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Hodgkin's Lymphoma Advocacy Sheet

By EmpowHER

Not long ago, a diagnosis of Hodgkin’s lymphoma (Hodgkin’s) was fatal. Hodgkin’s typically occurs in men who have already passed middle age, but it can occur in anyone between the ages of 15 and 40, or older individuals also. Having a family history of Hodgkin’s disease is a risk factor for developing this type of lymphoma. But advancement in diagnosis and treatment has helped make this rare lymphatic disease more treatable giving those stricken with it good chances of full recovery in cases when it is caught early.

There are several types of lymphoma, a disease of the lymphatic system. The lymph nodes, part of the immune system, usually help fight off infection, but sometimes can grow abnormally, and may spread beyond the lymphatic system, decreasing your ability to fight off infection.

Symptoms of lymphoma may vary depending on the type you have. If you experience a few of the following symptoms, it may be a good idea to get it checked out:
•    Painless swelling of the lymph nodes in your neck, armpits or groin
•    Persistent fatigue
•    Night sweats
•    Unexplained weight loss
•    Coughing, trouble breathing or chest pain
•    Loss of appetite
•    Itching
•    Increased sensitivity to the effects of alcohol or pain in your lymph nodes after drinking alcohol.

If you suspect you may have lymphoma, it is important to discuss it with your doctor to assure early detection and treatment. Some questions you may want to ask are:

  • What kinds of tests do I need? Your doctor will check to determine if your lymph nodes show signs of cancerous activity. Hogkin’s typically spreads in an orderly fashion through the lymph nodes, but rarely may skip lymph nodes. Tests to help determination of Hodgkin’s include: biopsy, physical exam, X-rays, computerized tomography (CT) scan, magnetic resonance imaging (MRI), positron emission tomography (PET) scan, bone marrow aspiration and biopsy, and blood tests. Once diagnosed, the doctor will determine the stage (I-IV) of the disease, and if significant symptoms are present (characterized by a letter designation of A, B E, or S).
  • What type of Hodgkin’s do I have? There are two main types of Hodgkin’s, classical (most cases) and nodular lymphocyte-predominant. Doctors are not sure what causes Hodgkin’s, but understand this type usually starts in the upper body lymph nodes—neck, collarbone, chest and under arms. Abnormal B cells (as they are called), an important part of the immune system, normally work with T cells to fight infection. When the B cells develop abnormally, these cancerous cells are known as Reed-Sternberg cells which don’t die like normal cells do in their lifecycle. The abnormal cells also attract healthy cells causing lymph nodes to enlarge.
  • What type of treatments are available, and do I need immediate treatment? Urgency and basic treatment of Hodgkin’s depends on the stage of the disease, the number and regions of lymph nodes affected, and if both sides of your body need treatment. Nearly 95 percent of people with Stage I or II Hodgkin’s who are treated can expect to live five years or longer with effective treatment. As advancements in treatment and diagnosis come about, the numbers for other stages continue to improve. Typical treatment may include chemotherapy, radiation, and bone marrow or stem cell transplant.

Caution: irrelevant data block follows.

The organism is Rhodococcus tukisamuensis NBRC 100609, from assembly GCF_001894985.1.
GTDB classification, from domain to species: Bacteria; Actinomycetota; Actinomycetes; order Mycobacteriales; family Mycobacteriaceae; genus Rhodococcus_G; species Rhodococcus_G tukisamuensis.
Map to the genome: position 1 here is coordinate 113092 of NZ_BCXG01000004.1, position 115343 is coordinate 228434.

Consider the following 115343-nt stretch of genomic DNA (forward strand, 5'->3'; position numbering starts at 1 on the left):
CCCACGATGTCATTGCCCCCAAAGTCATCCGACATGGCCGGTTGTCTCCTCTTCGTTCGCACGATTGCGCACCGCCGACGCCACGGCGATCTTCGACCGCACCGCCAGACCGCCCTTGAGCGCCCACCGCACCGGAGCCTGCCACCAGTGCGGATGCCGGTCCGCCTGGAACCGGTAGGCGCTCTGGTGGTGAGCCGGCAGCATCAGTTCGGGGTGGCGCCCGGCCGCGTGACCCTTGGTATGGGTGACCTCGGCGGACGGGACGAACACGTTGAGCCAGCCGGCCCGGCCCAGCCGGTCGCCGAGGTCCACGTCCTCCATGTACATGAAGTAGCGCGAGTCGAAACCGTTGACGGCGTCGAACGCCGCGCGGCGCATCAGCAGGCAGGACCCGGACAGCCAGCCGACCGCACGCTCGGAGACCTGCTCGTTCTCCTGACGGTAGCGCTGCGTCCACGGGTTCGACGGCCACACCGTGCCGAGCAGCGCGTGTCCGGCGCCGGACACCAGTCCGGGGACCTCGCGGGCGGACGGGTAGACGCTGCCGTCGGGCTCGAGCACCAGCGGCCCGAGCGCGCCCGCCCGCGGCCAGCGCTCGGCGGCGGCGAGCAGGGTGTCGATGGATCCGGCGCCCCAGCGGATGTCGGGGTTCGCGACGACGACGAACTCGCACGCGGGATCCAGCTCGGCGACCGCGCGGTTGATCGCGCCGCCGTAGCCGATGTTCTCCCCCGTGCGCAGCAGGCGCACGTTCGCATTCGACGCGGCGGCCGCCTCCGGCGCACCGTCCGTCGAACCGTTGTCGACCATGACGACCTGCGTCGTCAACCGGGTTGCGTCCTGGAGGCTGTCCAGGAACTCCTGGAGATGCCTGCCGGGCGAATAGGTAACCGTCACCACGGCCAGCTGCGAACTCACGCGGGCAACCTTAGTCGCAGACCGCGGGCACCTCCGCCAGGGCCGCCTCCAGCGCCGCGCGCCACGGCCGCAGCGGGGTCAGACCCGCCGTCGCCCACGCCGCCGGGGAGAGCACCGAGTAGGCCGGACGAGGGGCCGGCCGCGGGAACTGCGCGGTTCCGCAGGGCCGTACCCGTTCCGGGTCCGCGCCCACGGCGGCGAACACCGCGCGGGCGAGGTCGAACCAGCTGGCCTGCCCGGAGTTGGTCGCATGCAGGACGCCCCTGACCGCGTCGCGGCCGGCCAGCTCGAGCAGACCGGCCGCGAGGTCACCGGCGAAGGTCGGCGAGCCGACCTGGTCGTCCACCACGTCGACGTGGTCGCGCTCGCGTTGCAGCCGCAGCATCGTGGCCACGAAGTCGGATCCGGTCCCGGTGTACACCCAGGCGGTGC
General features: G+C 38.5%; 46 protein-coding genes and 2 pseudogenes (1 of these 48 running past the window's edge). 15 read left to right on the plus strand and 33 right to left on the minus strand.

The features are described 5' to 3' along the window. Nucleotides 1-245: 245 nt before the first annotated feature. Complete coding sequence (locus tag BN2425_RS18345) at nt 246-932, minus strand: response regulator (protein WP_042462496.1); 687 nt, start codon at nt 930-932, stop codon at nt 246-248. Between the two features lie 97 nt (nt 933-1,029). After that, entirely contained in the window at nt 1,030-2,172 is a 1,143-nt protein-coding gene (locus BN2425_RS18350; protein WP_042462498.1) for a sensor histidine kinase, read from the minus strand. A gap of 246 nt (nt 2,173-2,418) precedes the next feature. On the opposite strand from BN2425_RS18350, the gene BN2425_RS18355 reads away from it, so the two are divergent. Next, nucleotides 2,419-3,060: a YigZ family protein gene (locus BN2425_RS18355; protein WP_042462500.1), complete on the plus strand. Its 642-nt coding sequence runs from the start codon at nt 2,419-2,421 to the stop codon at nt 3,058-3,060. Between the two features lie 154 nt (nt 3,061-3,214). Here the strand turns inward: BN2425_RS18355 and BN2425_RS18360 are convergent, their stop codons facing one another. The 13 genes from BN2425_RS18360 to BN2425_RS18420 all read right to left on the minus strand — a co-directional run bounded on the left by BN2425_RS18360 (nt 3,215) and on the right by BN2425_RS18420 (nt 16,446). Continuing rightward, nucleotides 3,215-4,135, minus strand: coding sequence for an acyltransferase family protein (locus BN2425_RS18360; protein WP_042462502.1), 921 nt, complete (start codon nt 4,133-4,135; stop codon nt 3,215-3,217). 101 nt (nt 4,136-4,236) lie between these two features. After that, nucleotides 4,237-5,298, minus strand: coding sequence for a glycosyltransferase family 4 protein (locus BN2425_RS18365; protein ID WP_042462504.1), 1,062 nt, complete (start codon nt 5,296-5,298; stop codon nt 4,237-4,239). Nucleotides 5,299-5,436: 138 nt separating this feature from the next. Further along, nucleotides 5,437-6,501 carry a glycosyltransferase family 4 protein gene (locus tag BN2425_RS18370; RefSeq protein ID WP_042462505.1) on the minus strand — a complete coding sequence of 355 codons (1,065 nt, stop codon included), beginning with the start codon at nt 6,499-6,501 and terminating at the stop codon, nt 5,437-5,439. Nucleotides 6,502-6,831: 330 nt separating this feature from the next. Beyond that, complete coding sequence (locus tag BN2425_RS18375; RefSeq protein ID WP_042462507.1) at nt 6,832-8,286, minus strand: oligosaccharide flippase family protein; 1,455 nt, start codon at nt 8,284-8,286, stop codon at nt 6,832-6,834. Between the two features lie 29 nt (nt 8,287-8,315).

• I have these other health conditions. How can I best manage them together? If you have other health conditions, you will need to discuss with your doctor options particular to your case.
  • Are there any restrictions that I need to follow? Your doctor may want you to restrict your diet prior to an appointment. Take an active role in your treatment. It is important to remain active during treatment as much as you can. If you feel well enough to do something, do it, but set reasonable goals for yourself, take time to rest, and be sure to eat well.
  • Should I see a specialist? What will that cost, and will my insurance cover seeing a specialist? Should I get a second opinion? Be your own best advocate! If you want a second opinion, ask for one. Many doctors welcome a second opinion, contrary to what you might think. Many insurance companies may cover additional testing performed by a different doctor if your doctor requests it. Some insurance companies even require a second opinion. The short delay taken in getting all the information to allow you to feel more confident and in control of your health in most cases will not be detrimental to your treatment.
  • Is there any research I can do on my own and what sources would you recommend? A cancer diagnosis can be scary, frustrating, and depressing. Your doctors can suggest their favorite reputable web sites and support groups for obtaining more information and helping you cope with your lymphoma.
  • Are there alternative treatments available to treat Hodgkin’s? No alternative treatments have been shown to cure Hodgkin’s. However, relaxation techniques such as biofeedback, meditation, acupuncture, massage, aromatherapy and other treatments can help ease symptoms and reduce side effects from “western medicine” treatments.

This information is not meant to be a replacement for talking with your doctor. Talk with your team of doctors to get the full picture for your particular case.

www.mayoclinic.com Lymphoma
www.medlineplus.com Lymphoma
www.leukemia-lymphoma.org Lymphoma

Do you have a question about cancer? Check out EmpowHER’s Hodgkin's Lymphoma page. Sign-up, post a question, start or join a group, share your story, connect with other women in our community and feel EmpowHERed!

Christine Jeffries is a writer/editor for work and at heart, and lives in a home of testosterone with her husband and two sons. Christine is interested in women’s health and promoting strong women.

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